• TABLE OF CONTENTS
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 Front Cover
 Copyright
 Foreword
 Table of Contents
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 I
 II
 III














Title: Broomcorn growing
CITATION THUMBNAILS PAGE IMAGE ZOOMABLE
Full Citation
STANDARD VIEW MARC VIEW
Permanent Link: http://ufdc.ufl.edu/UF00055749/00001
 Material Information
Title: Broomcorn growing
Physical Description: 28 p. : ; 23 cm.
Language: English
Creator: Florida -- Dept. of Agriculture
Writers' Program (Fla.)
Publisher: State Dept. of Agriculture
Place of Publication: Tallahassee Fla
Publication Date: 1941
 Subjects
Subject: Broomcorn   ( lcsh )
Genre: government publication (state, provincial, terriorial, dependent)   ( marcgt )
non-fiction   ( marcgt )
 Notes
Statement of Responsibility: compiled by workers of the Writers' Program of the Work Projects Administration in the state of Florida.
 Record Information
Bibliographic ID: UF00055749
Volume ID: VID00001
Source Institution: University of Florida
Rights Management: All rights reserved by the source institution and holding location.
Resource Identifier: aleph - 002580339
oclc - 01618726
notis - AMU6785
lccn - 41046135

Table of Contents
    Front Cover
        Page i
    Copyright
        Page ii
    Foreword
        Page iii
    Table of Contents
        Page iv
    Main
        Page 9
        Page 10
        Page 11
        Page 12
        Page 13
        Page 14
        Page 15
        Page 16
        Page 17
        Page 18
        Page 19
        Page 20
        Page 21
        Page 22
        Page 23
        Page 24
        Page 25
        Page 26
    I
        Page 27
    II
        Page 28
    III
        Page 29
Full Text
-
U


OO


m


CO


rn


Growing


Compiled by Workers of the Writers' Program
of the
Work Projects Administration in the
State of Florida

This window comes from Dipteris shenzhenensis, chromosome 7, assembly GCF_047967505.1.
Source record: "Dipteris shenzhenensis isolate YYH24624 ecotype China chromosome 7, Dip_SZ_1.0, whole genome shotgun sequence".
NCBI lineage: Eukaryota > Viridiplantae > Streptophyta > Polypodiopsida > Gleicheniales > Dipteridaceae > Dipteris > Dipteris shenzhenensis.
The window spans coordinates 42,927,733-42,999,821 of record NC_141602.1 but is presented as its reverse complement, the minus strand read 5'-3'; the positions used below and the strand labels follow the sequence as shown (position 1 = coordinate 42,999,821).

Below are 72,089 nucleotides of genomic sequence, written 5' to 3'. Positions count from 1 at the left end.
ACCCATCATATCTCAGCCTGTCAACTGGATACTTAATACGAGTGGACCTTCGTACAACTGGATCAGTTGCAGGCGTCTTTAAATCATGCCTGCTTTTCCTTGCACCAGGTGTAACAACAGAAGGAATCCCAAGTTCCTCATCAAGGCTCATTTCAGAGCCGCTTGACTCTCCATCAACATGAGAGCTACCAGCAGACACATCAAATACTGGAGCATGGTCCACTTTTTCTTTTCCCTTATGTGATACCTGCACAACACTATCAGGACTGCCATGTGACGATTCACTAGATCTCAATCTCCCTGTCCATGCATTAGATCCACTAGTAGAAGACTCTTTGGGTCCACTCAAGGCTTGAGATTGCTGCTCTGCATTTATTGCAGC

Published by


STATE DEPARTMENT OF AGRICULTURE
NATHAN MAYO, Commissioner
Tallahaasee, Florida










UNIVERSITY OF FLORIDA


State-Wide Sponsor of the


FEDERAL


JOHN M.


Florida


WORKS


CARMODY,


Writers' Project


AGENCY
Administrator


WORK PROJECTS ADMINISTRATION


HOWARD (


. HUNTER, Acting Commissioner


P











FOREWORD

Although broomcorn is not at present cultivated ex-
tensively in Florida, it can be grown successfully in every
county of the State, and holds considerable promise for
the future. It can be planted on fields after other crops,
such as potatoes and tomatoes, have been harvested.
Where brush is cured before threshing, fully matured
seed has the same food value as oats. Stalks can be
plowed under to return valuable organic matter to the
soil.


In small communities,
brush in the manufacture
the sale of which brings
are perfecting a process
products from broomcorn
new markets to farmers.


many growers utilize their
of brooms during spare time,
in added revenue. Scientists
to make paper and cellulose
stalks, and this should open


ROLLA A. SOUTHWORTH, Director,
Division of Community Programs.


CARITA DOGGETT
Florida Writers'


CORSE,
Project.


Supervisor,


WORK


PROJECTS


ADMINISTRATION











CONTENTS


Introduction


4I 94I 99*9*9* I'O I t I *..... S 99e ** 9


Production .....................
General Requirements .....
V varieties ......... ...... ..........
Standard Group ...............
Evergreen ............
Black Spanish...........
Western Dwarf Group.....
Evergreef Dwarf .....
Black Spanish Dwar
Seaborough ...........
Whisk Dwarf Group.......
Japanese Dwarf..... ..


f


Culture ........ ..... ................
Seedbed Preparation
Sources of Seed .........
Planting .........
Cultivation ...............


Harvetin .
Threshing
Curing .......
Baling ...


Marketing Factors
Classification
Color ............
Fiber ............
Seeding ........
Defective Bru


11 ~ ~ ~ ~ ** 4I .I .I .11 .I .411 .I 499.........9 I 11
*I .411 *9* 9 4..... ....4. ...... ......


*I .9 9 4 9 .. I. . .I................. I ..
*fos 1 .m 9i 9 IIII ...... ...... .. .. ..


S9 9 . . . . .. . *. 9 . 4 4 .
I .I 9. .. 9ll *...............................9( II II II I
1 9...... ...........................................................................


h ...................... .........


M markets ........ .... ........... ..... ..
Time and Method of Marketing.